Friday, November 28, 2008

Expat kids - could we do more?

The other day a group of children came walking down the street with their teacher. They were about 12 years of age or so, and as they passed I couldn't help hearing that the 2 boys at the back of the group were speaking to each other in English.

Nothing unusual in that you may say - they were probably children of expats.

Yes, perhaps, but it started me wondering whether that description was something of a cop-out. Were youngsters like this "children of expats", "young expats" with their own issues or just fully integrated local kids who can speak more than one language?

I was interested and started thinking about what I knew and had seen on various expat web sites etc. I also did a quick and no doubt not very thorough piece of web based research and I was fairly surprised at what I found.

There is a vast amount of information available, and much shared experience, about children's issues for expats. These look very useful and touch on all the expected subjects of education issues, integration and language etc.

The thing is, for the most part these articles and tips understandably major on giving the adult's perspective and even less surprisingly they were targeted at adults. They tend to be of the genre "10 things you need to know about getting your children into a local school".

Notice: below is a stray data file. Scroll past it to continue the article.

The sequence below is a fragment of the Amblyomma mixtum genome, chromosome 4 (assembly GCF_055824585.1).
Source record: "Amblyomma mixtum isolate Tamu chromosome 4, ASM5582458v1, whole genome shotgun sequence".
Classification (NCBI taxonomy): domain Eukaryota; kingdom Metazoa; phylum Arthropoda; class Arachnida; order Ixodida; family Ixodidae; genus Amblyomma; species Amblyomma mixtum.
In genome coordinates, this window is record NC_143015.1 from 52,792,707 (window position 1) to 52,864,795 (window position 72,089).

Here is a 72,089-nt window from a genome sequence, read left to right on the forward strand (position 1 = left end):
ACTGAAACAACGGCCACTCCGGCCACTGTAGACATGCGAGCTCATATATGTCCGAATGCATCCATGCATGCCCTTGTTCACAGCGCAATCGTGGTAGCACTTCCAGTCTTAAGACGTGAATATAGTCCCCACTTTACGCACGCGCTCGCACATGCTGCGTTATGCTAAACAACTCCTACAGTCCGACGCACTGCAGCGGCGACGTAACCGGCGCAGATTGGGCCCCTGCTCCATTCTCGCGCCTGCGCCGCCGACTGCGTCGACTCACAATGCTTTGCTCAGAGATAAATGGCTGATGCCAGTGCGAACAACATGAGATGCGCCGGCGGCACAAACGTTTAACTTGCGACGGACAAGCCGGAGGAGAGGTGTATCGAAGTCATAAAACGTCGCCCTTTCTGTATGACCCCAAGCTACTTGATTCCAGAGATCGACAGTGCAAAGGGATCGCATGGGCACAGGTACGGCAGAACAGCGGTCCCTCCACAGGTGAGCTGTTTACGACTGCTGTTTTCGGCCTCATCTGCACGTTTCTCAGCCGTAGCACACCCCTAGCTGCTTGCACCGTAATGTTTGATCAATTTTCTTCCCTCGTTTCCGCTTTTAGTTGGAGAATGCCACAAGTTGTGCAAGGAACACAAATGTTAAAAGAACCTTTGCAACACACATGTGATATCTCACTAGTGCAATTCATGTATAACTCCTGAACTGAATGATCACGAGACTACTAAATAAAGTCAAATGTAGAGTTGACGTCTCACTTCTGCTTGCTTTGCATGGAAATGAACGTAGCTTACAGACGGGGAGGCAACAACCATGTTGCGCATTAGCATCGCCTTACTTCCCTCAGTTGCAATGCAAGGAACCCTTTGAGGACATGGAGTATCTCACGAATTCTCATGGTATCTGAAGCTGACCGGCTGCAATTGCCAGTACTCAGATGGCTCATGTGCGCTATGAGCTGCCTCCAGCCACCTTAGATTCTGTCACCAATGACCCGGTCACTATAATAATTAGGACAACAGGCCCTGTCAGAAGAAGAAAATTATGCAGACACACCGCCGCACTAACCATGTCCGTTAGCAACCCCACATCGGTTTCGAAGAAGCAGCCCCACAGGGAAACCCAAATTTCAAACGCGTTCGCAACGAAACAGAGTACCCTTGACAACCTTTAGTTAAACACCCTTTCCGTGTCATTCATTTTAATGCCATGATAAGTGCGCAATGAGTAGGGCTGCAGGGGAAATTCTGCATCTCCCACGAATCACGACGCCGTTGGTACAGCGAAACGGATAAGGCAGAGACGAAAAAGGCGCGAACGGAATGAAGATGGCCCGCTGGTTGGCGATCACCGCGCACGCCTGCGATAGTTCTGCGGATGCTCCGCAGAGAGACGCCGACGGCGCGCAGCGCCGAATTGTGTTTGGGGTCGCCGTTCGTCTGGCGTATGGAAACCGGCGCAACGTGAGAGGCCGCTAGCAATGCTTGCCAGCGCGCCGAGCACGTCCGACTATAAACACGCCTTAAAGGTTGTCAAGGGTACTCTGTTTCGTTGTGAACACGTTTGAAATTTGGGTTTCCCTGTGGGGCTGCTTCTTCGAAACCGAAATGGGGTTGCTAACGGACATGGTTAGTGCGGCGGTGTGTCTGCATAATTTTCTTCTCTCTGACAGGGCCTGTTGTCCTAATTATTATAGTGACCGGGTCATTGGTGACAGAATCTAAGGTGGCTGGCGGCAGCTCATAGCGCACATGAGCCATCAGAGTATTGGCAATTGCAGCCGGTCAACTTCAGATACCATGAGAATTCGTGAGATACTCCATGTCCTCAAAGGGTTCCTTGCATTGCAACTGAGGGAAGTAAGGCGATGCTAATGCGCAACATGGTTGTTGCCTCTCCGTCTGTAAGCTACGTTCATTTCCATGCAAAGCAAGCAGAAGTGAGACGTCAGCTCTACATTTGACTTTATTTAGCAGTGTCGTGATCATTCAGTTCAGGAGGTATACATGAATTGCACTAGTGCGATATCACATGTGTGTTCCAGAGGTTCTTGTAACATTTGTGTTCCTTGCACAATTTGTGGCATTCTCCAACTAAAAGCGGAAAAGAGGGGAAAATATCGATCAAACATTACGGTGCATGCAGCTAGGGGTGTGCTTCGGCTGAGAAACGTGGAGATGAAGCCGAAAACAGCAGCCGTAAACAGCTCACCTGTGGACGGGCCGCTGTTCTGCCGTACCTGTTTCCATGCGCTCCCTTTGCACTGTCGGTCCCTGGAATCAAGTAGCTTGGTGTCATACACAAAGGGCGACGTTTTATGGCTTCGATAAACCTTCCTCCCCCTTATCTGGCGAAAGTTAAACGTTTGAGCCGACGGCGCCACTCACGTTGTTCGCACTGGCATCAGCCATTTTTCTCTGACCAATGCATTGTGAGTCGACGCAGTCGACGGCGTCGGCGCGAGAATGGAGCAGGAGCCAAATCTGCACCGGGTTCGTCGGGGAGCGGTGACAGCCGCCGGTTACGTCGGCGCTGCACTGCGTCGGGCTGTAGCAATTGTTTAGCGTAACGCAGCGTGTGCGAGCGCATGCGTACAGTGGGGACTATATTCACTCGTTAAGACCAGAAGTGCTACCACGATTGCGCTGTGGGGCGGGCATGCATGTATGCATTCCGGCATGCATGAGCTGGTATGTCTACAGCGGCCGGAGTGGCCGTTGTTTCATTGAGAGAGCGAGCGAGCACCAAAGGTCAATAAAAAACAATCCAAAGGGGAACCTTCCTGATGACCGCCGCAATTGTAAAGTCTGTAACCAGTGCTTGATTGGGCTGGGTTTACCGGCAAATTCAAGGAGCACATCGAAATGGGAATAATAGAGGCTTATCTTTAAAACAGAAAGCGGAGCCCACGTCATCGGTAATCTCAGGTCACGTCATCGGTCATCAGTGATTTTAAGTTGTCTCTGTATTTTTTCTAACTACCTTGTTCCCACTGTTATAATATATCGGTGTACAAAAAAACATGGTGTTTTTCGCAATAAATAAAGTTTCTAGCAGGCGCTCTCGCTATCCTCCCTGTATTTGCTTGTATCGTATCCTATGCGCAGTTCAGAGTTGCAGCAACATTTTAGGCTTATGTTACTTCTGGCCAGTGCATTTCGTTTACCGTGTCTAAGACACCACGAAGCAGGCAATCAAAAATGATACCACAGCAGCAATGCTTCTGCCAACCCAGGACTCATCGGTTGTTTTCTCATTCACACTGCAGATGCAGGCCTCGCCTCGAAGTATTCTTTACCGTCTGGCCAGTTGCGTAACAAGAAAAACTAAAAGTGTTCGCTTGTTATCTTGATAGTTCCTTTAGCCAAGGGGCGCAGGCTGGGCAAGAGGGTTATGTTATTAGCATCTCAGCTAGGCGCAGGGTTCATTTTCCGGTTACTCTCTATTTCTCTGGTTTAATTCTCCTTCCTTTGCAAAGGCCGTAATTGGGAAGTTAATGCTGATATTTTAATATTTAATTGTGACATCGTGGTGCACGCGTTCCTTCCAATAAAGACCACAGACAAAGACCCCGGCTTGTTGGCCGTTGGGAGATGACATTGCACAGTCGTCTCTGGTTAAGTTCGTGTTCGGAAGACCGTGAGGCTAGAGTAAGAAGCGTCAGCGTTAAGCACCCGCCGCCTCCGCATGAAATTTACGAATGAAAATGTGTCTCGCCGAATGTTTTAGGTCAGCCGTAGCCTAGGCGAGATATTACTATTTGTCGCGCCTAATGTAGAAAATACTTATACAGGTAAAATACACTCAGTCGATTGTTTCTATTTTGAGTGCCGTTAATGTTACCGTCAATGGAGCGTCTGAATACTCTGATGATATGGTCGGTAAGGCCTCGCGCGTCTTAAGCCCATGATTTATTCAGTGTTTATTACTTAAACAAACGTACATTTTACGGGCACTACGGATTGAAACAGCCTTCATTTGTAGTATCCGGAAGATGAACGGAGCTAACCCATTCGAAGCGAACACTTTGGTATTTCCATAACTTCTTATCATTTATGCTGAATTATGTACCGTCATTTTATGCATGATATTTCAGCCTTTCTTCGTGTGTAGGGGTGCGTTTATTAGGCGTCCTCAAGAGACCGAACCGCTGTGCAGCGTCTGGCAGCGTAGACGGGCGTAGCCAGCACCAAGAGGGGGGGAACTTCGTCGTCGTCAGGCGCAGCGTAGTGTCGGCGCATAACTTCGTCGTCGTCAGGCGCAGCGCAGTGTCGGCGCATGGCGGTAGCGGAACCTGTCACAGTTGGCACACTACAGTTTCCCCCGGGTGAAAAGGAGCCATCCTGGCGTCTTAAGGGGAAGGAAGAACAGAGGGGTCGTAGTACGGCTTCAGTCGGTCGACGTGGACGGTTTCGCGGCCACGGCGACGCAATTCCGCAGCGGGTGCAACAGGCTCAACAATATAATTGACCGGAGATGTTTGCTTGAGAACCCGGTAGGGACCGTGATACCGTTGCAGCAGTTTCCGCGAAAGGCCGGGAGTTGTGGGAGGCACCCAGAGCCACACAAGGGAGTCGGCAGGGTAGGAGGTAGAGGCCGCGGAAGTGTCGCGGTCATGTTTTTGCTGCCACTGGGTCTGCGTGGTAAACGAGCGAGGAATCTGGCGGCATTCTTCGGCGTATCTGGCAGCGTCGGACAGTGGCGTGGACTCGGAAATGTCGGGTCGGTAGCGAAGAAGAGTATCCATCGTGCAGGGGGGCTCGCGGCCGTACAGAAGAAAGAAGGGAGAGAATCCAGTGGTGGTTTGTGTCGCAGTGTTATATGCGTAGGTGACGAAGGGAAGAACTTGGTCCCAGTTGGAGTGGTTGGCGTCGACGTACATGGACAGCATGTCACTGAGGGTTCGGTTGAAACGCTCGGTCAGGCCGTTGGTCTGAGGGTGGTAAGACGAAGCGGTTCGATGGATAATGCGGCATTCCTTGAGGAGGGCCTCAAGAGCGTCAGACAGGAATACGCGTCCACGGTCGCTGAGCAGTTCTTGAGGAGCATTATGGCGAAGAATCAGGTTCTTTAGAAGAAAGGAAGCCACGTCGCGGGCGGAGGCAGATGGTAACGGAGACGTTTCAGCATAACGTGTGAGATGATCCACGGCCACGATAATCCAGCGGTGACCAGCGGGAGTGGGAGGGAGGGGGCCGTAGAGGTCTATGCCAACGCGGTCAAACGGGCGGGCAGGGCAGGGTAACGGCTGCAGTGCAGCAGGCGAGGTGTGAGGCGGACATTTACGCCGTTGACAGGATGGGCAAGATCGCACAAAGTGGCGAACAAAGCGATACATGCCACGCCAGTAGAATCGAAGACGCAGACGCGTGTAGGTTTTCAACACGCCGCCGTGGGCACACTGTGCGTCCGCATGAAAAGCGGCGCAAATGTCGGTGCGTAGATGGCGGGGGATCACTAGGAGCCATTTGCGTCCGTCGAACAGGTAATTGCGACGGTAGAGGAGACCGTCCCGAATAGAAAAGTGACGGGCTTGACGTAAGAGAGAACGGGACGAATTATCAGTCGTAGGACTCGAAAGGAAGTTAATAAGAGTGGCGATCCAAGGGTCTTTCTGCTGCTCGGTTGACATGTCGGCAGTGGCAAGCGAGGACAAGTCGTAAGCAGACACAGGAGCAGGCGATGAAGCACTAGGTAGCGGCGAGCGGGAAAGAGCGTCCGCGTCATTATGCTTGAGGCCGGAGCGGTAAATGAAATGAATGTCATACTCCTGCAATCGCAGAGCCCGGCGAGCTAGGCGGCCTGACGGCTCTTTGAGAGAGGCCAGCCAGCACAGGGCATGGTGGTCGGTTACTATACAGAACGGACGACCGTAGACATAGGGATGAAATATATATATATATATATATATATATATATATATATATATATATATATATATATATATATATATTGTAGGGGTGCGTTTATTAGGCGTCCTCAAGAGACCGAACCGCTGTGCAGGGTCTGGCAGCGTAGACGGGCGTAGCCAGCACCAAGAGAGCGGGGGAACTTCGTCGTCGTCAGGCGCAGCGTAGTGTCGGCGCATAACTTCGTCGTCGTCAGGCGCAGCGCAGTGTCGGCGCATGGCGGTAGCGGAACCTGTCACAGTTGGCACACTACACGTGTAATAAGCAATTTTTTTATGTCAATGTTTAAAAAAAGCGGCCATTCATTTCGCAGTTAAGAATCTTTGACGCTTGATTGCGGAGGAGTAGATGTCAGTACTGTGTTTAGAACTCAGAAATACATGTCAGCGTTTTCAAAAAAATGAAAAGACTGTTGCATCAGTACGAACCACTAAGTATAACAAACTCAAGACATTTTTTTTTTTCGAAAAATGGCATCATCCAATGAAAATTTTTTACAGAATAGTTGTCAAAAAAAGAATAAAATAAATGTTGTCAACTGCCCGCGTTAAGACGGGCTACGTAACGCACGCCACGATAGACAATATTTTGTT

There is though seemingly very little available from the children's perspective. What does it mean to be uprooted from your friends, wider family, familiar culture and family and be dropped into a foreign school and children's society where you may well not be able to speak a word of the local language? It's probably a safe bet that children and teenagers everywhere have the same sorts of issues associated with growing up, but are these different for expat youngsters?

There's nothing new in this of course. People have moved around the globe for centuries and their children have had to cope. Youngsters are far more flexible in terms of adapting to a new language and culture than their parents probably are.

Even so, a fairly big percentage of the expat community are probably under 18 and not much seems to be happening to provide them with a forum for sharing their experiences, views and tips about growing up in their societies as "a foreign kid".

Now I'm the last to think the web should fill up with web sites dedicated to articles with titles such as 'Acne In Amsterdam', 'Graffiti In Greek', 'Chatting-up in Chattanooga' or 'Terrible Teenage Traumas in Tenerife' but even the fact that those slightly tongue-in-cheek titles occurred to me suggests that like most adults I stereotype kids.

I may be barking up the wrong tree but I think there's need for a channel here. To some extent expats' success in settling down in their new country is affected significantly by the experiences of their families. Miserable children equates to miserable expat families and vice-versa. Isn't it about time we did more to support them?

1 comment:

Yu Yu said...

You should check out -- there's more support now with the emergence of social media than when I was growing up as a TCK. You should also read up on studies, there are certain psychological traits of expat or third culture kids that are common, I didn't know that until recently.